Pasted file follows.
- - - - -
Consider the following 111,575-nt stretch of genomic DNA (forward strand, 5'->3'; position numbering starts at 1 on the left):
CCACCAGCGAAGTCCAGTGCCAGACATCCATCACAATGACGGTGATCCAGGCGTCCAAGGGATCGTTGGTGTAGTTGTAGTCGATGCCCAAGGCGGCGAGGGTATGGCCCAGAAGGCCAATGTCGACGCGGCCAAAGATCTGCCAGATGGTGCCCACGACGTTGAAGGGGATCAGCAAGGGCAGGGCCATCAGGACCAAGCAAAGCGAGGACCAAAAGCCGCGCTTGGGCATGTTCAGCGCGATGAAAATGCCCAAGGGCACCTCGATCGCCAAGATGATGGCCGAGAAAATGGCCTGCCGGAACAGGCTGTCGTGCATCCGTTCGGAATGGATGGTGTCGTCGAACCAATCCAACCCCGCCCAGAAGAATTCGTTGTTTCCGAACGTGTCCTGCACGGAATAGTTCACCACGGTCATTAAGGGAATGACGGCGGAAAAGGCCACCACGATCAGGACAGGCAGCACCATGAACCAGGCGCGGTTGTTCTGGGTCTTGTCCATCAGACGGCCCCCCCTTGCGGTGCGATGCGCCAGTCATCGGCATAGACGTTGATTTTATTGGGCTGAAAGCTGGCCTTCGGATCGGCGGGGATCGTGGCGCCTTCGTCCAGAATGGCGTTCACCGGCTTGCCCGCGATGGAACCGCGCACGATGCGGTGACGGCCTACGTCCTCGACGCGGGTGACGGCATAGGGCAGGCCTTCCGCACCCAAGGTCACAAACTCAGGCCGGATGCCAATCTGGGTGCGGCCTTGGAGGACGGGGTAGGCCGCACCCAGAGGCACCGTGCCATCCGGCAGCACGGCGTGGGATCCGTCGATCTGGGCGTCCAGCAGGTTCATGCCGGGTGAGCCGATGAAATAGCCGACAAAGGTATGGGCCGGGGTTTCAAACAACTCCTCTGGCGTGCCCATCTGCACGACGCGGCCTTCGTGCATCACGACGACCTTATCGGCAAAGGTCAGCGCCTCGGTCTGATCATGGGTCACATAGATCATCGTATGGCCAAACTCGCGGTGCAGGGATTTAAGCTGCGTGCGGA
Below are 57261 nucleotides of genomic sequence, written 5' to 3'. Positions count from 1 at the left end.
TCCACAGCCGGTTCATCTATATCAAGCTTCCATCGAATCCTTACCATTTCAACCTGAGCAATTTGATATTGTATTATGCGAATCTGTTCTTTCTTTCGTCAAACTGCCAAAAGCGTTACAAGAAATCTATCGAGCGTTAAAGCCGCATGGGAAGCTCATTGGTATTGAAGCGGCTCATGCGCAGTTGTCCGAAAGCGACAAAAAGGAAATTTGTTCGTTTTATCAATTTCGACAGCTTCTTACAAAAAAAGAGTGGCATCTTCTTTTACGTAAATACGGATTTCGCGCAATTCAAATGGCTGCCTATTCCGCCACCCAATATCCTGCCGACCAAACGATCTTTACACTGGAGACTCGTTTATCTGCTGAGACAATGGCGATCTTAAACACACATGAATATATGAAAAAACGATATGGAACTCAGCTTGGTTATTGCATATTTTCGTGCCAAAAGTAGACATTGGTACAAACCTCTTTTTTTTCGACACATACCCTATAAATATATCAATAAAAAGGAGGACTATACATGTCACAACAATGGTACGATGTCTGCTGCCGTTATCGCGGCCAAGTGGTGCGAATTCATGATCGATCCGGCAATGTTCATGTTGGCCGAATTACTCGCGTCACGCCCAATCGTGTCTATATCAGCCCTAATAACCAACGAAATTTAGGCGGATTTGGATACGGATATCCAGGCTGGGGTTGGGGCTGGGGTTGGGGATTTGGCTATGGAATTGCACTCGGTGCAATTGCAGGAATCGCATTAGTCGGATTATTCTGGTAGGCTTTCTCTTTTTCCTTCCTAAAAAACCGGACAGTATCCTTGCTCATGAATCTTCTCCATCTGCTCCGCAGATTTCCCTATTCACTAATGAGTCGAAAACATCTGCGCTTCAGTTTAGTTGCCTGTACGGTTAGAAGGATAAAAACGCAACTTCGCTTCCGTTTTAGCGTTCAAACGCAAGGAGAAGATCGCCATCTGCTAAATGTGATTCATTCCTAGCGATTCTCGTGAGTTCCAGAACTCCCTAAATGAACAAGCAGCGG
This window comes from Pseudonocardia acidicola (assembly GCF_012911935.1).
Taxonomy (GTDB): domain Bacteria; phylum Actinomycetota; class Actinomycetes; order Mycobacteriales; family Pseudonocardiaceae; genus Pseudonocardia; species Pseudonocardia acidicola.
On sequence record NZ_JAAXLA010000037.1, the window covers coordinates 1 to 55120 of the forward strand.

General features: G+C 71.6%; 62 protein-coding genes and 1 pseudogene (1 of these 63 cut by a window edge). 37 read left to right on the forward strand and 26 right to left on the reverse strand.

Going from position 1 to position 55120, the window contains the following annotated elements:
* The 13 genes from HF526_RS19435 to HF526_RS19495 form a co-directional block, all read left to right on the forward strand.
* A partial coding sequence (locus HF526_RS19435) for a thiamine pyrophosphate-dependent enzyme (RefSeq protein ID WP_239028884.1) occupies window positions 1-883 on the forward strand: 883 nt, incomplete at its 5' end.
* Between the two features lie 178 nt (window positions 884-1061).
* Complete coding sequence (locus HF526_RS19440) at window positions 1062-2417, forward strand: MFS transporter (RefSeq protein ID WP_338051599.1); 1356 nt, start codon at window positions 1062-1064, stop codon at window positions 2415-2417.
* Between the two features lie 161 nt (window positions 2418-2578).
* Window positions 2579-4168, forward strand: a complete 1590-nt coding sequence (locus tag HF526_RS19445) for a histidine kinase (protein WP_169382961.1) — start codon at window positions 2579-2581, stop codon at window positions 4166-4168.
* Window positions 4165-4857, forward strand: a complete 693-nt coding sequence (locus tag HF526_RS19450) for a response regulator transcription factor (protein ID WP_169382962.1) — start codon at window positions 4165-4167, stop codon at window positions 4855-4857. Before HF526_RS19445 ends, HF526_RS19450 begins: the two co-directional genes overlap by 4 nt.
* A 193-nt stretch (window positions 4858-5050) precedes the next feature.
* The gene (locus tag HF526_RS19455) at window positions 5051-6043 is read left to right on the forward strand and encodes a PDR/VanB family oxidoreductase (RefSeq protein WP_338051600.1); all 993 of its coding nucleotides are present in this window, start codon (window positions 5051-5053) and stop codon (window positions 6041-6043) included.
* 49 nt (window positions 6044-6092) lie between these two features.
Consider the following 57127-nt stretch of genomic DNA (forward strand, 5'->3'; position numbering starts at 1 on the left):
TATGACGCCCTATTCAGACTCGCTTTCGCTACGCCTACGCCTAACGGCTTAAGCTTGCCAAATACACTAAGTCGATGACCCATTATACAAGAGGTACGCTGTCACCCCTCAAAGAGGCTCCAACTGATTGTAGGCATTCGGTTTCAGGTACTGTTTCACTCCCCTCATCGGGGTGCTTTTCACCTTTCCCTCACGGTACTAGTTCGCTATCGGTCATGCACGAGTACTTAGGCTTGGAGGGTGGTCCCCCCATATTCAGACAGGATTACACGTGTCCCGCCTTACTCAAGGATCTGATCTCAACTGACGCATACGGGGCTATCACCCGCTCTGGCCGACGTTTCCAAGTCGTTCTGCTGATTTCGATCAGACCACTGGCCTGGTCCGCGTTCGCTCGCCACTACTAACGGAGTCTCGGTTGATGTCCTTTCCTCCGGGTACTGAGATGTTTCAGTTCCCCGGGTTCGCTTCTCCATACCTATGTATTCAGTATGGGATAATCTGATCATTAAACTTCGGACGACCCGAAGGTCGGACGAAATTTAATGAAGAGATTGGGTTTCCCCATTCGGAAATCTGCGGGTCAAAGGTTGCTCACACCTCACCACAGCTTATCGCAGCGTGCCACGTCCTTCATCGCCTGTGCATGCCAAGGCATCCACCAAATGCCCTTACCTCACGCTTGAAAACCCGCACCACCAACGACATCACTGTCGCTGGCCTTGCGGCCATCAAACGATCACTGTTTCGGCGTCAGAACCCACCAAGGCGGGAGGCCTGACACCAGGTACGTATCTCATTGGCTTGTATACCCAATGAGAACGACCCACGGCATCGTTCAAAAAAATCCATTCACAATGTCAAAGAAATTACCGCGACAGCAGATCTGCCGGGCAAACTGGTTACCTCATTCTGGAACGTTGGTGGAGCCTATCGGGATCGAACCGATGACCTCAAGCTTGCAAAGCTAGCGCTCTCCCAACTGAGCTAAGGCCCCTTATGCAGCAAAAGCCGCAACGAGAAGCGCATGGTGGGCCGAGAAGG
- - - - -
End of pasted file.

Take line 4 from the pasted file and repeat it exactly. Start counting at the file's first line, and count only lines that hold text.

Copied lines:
TCCACAGCCGGTTCATCTATATCAAGCTTCCATCGAATCCTTACCATTTCAACCTGAGCAATTTGATATTGTATTATGCGAATCTGTTCTTTCTTTCGTCAAACTGCCAAAAGCGTTACAAGAAATCTATCGAGCGTTAAAGCCGCATGGGAAGCTCATTGGTATTGAAGCGGCTCATGCGCAGTTGTCCGAAAGCGACAAAAAGGAAATTTGTTCGTTTTATCAATTTCGACAGCTTCTTACAAAAAAAGAGTGGCATCTTCTTTTACGTAAATACGGATTTCGCGCAATTCAAATGGCTGCCTATTCCGCCACCCAATATCCTGCCGACCAAACGATCTTTACACTGGAGACTCGTTTATCTGCTGAGACAATGGCGATCTTAAACACACATGAATATATGAAAAAACGATATGGAACTCAGCTTGGTTATTGCATATTTTCGTGCCAAAAGTAGACATTGGTACAAACCTCTTTTTTTTCGACACATACCCTATAAATATATCAATAAAAAGGAGGACTATACATGTCACAACAATGGTACGATGTCTGCTGCCGTTATCGCGGCCAAGTGGTGCGAATTCATGATCGATCCGGCAATGTTCATGTTGGCCGAATTACTCGCGTCACGCCCAATCGTGTCTATATCAGCCCTAATAACCAACGAAATTTAGGCGGATTTGGATACGGATATCCAGGCTGGGGTTGGGGCTGGGGTTGGGGATTTGGCTATGGAATTGCACTCGGTGCAATTGCAGGAATCGCATTAGTCGGATTATTCTGGTAGGCTTTCTCTTTTTCCTTCCTAAAAAACCGGACAGTATCCTTGCTCATGAATCTTCTCCATCTGCTCCGCAGATTTCCCTATTCACTAATGAGTCGAAAACATCTGCGCTTCAGTTTAGTTGCCTGTACGGTTAGAAGGATAAAAACGCAACTTCGCTTCCGTTTTAGCGTTCAAACGCAAGGAGAAGATCGCCATCTGCTAAATGTGATTCATTCCTAGCGATTCTCGTGAGTTCCAGAACTCCCTAAATGAACAAGCAGCGG